Holster Draw Techniques
Whether you are buying a gun for safety or to engage in combat com, learning how to use it is incremental. There is a saying that the best way to win a fight or a gunfight is not to engage in one, and the second way is to get a good hit. And a good impact more often than not is a result of a good draw.
You can never get a perfect shot the first time, but instead, you need several ones actually to get one to work. Trust us. It is not like the movies. Knowing the right techniques to draw a firearm from the holster is of the utmost importance when learning how to shoot. You can also check proreviewbuzz.com to read more firearms tips.
That’s why today, we’ll talk about different holster draw techniques.
Different Holster Drawing Techniques
You may think that is one of the easiest parts - to get your gun out, but the speed and dangerous elements of the gun, along with your body utilities, can often make it one of the most challenging aspects of gun handling to master.
It is easier to shoot or to stay safe than actually to draw your gun out. Here are a few particular types of techniques you can use to draw your firearm from the holster.
- 1. Traditional Holster Drawing:
Hunting.com says that the most popular drawing technique, the traditional holster drawing, has been a part of the trainer for the longest time. There is an upward straight diagonal stroke that your hand and gun travel from the holster and the shooting position. You get it out in one stroke without stopping.
However, there are a few problems with the traditional holster drawing, and that is why it is not one of our favorites. With this technique, you cannot fire until you complete the stroke and extend your arm fully.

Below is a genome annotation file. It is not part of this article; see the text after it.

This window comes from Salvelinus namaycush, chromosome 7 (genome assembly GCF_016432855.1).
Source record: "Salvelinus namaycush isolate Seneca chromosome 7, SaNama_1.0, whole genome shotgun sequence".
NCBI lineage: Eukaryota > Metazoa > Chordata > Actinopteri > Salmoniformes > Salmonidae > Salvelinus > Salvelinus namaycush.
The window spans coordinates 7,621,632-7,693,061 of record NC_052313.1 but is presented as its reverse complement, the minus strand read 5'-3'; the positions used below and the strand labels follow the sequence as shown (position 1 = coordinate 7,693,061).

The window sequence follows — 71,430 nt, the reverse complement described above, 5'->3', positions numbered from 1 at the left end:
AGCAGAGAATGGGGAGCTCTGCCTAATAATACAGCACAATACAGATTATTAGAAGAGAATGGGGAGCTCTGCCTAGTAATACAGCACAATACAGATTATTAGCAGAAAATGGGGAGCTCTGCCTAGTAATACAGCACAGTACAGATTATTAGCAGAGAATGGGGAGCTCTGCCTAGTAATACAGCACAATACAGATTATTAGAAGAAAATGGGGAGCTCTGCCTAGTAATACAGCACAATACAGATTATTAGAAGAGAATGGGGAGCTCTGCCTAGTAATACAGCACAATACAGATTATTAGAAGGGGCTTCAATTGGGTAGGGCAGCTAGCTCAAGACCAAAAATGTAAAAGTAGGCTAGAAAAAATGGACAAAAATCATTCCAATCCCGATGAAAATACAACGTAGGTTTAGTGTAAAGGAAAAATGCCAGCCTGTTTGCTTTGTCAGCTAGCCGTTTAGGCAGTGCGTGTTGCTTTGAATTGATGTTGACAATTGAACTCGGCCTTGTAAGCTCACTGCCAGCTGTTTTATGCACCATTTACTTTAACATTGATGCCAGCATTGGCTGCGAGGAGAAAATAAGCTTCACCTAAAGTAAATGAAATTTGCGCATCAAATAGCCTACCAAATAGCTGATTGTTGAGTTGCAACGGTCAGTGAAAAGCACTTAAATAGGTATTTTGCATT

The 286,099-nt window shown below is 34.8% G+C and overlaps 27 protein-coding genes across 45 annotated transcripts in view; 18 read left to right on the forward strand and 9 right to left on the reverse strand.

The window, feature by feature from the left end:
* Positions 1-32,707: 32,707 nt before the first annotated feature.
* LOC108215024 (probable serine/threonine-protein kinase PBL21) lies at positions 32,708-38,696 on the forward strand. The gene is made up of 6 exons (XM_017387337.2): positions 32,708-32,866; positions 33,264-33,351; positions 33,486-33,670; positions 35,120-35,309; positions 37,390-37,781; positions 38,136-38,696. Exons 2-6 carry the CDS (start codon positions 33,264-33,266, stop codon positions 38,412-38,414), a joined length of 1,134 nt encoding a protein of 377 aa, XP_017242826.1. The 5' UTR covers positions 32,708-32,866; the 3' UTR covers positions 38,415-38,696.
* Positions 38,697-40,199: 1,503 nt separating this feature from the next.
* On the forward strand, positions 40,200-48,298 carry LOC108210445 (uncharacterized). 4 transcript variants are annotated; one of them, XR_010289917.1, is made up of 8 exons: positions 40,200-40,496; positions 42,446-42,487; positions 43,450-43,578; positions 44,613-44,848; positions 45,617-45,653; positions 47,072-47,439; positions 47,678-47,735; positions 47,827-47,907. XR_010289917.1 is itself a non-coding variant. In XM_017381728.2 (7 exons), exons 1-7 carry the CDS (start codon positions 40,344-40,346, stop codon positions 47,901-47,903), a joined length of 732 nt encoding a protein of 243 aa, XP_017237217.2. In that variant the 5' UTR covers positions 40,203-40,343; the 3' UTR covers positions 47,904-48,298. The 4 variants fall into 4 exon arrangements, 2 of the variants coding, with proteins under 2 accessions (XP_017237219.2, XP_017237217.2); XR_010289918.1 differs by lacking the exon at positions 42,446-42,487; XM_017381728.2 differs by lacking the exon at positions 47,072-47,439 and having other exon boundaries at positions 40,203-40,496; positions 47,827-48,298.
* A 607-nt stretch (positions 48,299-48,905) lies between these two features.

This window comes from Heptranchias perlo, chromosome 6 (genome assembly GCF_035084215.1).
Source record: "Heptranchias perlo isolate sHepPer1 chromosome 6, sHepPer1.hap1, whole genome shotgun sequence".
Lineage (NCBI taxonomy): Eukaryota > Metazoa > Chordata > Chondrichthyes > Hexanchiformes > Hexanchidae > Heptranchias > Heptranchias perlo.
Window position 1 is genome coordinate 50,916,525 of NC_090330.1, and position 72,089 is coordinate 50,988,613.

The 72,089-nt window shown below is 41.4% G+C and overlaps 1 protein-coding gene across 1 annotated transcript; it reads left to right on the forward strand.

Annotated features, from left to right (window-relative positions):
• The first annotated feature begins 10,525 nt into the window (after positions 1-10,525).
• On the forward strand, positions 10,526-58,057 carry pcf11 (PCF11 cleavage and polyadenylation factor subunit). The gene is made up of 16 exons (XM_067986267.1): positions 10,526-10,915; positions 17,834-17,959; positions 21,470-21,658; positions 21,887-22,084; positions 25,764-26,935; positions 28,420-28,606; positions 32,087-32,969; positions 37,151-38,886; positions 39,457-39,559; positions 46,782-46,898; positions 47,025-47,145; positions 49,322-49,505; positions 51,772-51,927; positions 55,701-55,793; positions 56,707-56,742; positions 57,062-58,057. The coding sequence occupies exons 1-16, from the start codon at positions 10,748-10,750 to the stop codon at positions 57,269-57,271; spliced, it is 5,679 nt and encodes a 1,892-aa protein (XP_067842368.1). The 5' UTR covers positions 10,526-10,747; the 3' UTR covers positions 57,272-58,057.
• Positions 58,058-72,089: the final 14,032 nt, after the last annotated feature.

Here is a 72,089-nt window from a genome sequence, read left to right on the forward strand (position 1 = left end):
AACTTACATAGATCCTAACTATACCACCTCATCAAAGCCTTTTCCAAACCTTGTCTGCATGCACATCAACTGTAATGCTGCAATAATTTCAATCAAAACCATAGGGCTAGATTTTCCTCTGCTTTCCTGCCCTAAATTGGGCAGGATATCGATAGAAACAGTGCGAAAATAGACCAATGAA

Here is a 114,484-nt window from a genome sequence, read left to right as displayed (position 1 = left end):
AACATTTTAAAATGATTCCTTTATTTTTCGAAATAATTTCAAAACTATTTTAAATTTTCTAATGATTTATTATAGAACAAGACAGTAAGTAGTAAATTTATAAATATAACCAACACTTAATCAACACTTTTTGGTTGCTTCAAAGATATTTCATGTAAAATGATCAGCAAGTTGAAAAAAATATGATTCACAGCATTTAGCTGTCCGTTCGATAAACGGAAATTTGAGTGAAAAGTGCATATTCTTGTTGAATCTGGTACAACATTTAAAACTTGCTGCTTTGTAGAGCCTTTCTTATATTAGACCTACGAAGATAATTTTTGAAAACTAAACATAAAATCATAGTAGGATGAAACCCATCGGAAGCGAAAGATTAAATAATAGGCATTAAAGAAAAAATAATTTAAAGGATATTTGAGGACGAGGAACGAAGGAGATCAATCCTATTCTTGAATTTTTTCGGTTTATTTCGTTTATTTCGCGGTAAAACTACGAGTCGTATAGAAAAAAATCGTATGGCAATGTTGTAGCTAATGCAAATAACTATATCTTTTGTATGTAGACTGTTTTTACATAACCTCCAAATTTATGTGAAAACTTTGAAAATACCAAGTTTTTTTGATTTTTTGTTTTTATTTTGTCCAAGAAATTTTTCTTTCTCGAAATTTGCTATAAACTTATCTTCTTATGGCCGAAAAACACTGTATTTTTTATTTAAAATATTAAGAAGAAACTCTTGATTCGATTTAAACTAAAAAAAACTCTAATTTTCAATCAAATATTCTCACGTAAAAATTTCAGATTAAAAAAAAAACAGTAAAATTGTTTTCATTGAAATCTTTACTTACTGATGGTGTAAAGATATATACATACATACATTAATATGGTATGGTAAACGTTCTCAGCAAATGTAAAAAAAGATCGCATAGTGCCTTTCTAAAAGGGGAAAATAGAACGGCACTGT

The shorter the span, while it takes you to do this can leave you potentially defenseless. While yes, this is not of particular importance if you are shooting at a shooting range, but in real-life combat, it could be potentially fatal.
- 2. Tactical Holster Drawing:
This technique is relatively recent, gaining traction for the last ten to fifteen years, but it is undeniably better than the traditional drawing in the close combat scenarios.
The right angle upward stroke required for this holster draw leaves us with enough room to get ready for the shot immediately.
Moreover, the gun can be fired just out of the holster as it keeps the hand tucked to the chest and extended at a 90-degree angle. This technique is way better than the traditional technique due to its efficiency, speed, and readiness.
- 3. One-Handed Holster Drawing:
Not a lot of people give a lot of importance to these techniques, but if you are shot, on the one hand, this technique will save your life. There’s not much difference to a one-handed draw other than your strong hand does all the job without any support from the other hand.
Your stance should be standard, nothing exaggerated, but you can keep one leg forward for the enlarged area support.
- 4. Concealed Gun Holster Drawing:
When you are drawing a gun that is concealed, it is important to keep your fingers off the trigger and keep the garment out of the way. With a concealed gun, there is clothing in the way, whether it is an open or closed front garment.
You are never to be fast when drawing a concealed gun. With this technique, you don’t want to be as the speed is not of priority, but instead, concealment and stealth of the weapon and the action are.
- 5. Loose Clothing Holster Drawing:
While it is not the most suitable clothing for holster drawing, sometimes unexpected circumstances take place, and you have to draw a gun while wearing a loose garment.
In these scenarios, you have to control your clothing in one hand and draw your gun with another. With this technique, you have to be incredibly safe so that your garment is not snagged in with the weapon to cause an accident.
In the end, drawing the gun is one of the crucial parts of learning how to use them safely. Here we listed five different techniques under five other circumstances. We hope we were able to help and shed some light on holster draw techniques.
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